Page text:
Protecting Trade Marks in Australia: A Rough and Ready Guide | Newcastle & Sydney | Butlers Law News

>>Protecting Trade Marks in Australia: A Rough and Ready Guide | Newcastle & Sydney | Butlers Law News

Protecting Trade Marks in Australia: A Rough and Ready Guide

Want to know more about the trade mark system in Australia? Read on for our simple guide to protecting trade marks in Australia.

What is a trade mark?

The Trade Marks Act 1995 (Cth) defines a ‘trade mark’ as:

a sign used, or intended to be used, to distinguish goods or services dealt with or provided in the course of trade by a person from goods or services so dealt with or provided by any other person.

A ‘sign’ includes any letter, word, name, signature, numeral, device, brand, heading, label, ticket, aspect of packaging, shape, colour, sound or scent. Particular signs are prohibited from registration. For example, marks including the word ‘bank’ cannot be registered without consent from the Australian Prudential Regulation Authority.

A trade mark is ‘registered’ if it is registered with IP Australia and is protected under legislation. However, an ‘unregistered’ trade mark can be protected under the common law, and the Australian Consumer Law. Most relevantly, the Australian Consumer Law prohibits misleading or deceptive conduct in trade and false or misleading representations in relation to goods and services.

What laws are there for protecting trade marks in Australia?

The main pieces of legislation governing registered Australian trade marks are:

  • Trade Marks Act 1995 (Cth); and
  • Trade Marks Regulations 1995 (Cth).

Trade marks are also governed by various international agreements that Australia has signed, including:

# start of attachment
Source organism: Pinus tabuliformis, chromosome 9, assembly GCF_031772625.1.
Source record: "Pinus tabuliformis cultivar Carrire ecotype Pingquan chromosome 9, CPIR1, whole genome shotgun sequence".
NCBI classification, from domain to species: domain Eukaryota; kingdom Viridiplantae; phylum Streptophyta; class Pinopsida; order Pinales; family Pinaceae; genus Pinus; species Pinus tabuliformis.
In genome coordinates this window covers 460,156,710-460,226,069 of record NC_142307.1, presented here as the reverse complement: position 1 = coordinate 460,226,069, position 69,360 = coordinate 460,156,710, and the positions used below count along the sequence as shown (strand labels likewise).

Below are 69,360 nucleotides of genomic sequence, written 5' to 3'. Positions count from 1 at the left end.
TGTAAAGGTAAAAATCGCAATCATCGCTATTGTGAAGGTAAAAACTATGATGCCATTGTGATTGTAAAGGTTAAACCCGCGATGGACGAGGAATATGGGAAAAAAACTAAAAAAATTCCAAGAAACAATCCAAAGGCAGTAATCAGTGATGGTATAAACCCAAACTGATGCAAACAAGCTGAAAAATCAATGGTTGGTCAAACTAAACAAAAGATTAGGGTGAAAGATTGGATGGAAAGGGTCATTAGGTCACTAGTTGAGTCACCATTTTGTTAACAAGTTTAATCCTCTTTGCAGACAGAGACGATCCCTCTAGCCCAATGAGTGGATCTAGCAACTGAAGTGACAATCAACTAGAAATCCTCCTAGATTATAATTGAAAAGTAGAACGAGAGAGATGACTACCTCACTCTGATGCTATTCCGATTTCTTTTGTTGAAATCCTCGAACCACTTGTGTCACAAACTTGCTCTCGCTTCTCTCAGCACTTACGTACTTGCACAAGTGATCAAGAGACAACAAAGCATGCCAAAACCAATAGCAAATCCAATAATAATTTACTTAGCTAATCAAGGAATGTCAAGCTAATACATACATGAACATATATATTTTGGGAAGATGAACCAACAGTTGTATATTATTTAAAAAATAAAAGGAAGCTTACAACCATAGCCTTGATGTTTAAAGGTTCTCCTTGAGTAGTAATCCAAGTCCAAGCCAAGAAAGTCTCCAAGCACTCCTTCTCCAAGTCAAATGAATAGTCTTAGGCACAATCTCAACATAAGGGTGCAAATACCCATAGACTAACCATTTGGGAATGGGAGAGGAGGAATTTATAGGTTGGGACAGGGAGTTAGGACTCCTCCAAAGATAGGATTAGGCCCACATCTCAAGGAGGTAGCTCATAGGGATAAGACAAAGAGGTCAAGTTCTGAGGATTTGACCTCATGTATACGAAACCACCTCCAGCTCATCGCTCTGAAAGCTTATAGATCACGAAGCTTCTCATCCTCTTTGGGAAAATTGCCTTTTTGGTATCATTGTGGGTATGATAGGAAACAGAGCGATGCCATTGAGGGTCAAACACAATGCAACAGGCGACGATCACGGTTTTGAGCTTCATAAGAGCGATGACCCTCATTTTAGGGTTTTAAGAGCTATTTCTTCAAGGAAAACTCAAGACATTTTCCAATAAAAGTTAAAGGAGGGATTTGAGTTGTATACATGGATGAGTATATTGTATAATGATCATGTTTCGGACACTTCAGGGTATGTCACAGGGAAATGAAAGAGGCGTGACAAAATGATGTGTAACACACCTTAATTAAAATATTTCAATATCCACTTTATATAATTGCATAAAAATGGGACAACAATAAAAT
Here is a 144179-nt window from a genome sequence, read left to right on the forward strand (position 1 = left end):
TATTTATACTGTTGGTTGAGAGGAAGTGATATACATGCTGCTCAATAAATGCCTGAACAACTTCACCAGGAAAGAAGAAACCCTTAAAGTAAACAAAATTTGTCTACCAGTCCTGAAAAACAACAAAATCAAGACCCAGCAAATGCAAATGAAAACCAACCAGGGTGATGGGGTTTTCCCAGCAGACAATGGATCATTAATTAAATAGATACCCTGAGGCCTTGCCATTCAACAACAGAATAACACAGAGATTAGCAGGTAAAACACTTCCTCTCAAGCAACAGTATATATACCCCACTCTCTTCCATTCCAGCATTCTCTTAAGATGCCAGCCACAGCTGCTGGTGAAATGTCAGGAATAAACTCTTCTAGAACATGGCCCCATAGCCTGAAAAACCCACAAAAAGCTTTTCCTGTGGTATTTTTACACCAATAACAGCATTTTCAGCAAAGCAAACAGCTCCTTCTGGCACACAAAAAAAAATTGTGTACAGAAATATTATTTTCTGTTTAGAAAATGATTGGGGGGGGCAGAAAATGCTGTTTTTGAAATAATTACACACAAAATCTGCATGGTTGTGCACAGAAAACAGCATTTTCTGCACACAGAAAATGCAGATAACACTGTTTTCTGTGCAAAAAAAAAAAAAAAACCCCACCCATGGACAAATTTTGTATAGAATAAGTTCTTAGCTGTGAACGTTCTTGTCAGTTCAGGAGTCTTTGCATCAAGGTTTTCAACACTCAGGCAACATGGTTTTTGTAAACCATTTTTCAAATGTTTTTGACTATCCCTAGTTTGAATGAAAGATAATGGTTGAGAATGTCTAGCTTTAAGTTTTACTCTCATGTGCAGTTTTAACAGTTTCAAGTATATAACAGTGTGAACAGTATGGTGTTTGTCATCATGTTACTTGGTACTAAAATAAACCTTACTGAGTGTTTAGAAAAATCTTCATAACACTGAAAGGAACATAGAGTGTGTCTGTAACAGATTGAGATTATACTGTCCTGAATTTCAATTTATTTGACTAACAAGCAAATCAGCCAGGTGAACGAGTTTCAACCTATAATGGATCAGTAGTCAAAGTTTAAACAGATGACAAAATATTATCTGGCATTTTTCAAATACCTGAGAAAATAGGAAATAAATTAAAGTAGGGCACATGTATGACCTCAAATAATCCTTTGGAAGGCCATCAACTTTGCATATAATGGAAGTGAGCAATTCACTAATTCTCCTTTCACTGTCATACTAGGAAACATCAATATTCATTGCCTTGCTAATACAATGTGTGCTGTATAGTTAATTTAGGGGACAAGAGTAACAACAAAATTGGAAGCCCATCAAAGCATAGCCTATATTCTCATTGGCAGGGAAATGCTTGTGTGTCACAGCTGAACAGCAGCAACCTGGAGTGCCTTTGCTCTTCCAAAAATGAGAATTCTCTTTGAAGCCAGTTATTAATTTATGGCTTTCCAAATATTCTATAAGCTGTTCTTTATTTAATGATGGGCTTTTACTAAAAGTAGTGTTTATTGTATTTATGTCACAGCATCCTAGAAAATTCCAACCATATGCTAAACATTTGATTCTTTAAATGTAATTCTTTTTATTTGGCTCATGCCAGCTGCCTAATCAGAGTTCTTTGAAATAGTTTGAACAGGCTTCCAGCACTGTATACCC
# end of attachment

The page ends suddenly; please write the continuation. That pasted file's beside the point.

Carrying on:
• the Paris Convention for the Protection of Industrial Property;
  • Nice Agreement Concerning the International Classification of Goods and Services for the Purposes of the Registration of Marks; and
  • the Protocol Relating to the Madrid Agreement Concerning the International Registration of Marks.

Is the owner of a trade mark the ‘first-to-use’ or ‘first-to-file’?

Ownership of a trade mark is generally determined on a ‘first-to-use’ basis (i.e. who uses the trade mark first, rather than who files for registration first). If there is no use before filing, ownership will be determined on a ‘first-to-file’ basis.

Are foreign trade marks recognised in Australia?

Trade marks registered overseas are not automatically protected in Australia. However, a foreign application for registration can be made under the Madrid Protocol. If this application is lodged within six months of filing a foreign trade mark application, priority can be claimed from date of the foreign application.

Who can register for a trade mark?

A person (or company) can apply to register a trade mark if:

  • the person claims to be the owner of the mark; and
  • in respect of the goods and services relating to the mark, the person:
    1. is using the mark;
    2. intends to use the mark;
  • has authorised (or intends to authorise) another person to use the mark; or
  • intends to assign the mark to a body corporate to be used by that company.

What rights does a trade mark owner have?

A trade mark owner enjoys a range of exclusive rights in relation to their trade mark, including the rights to:

  • use or authorise use of the trade mark in respect of the types of goods or services for which the mark is registered;
  • take action against anyone who infringes the trade mark by using a sign that is substantially identical or deceptively similar to the registered trade mark in relation to goods or services of which the trade mark is registered (or which are closely related).

Why would a trade mark be refused registration?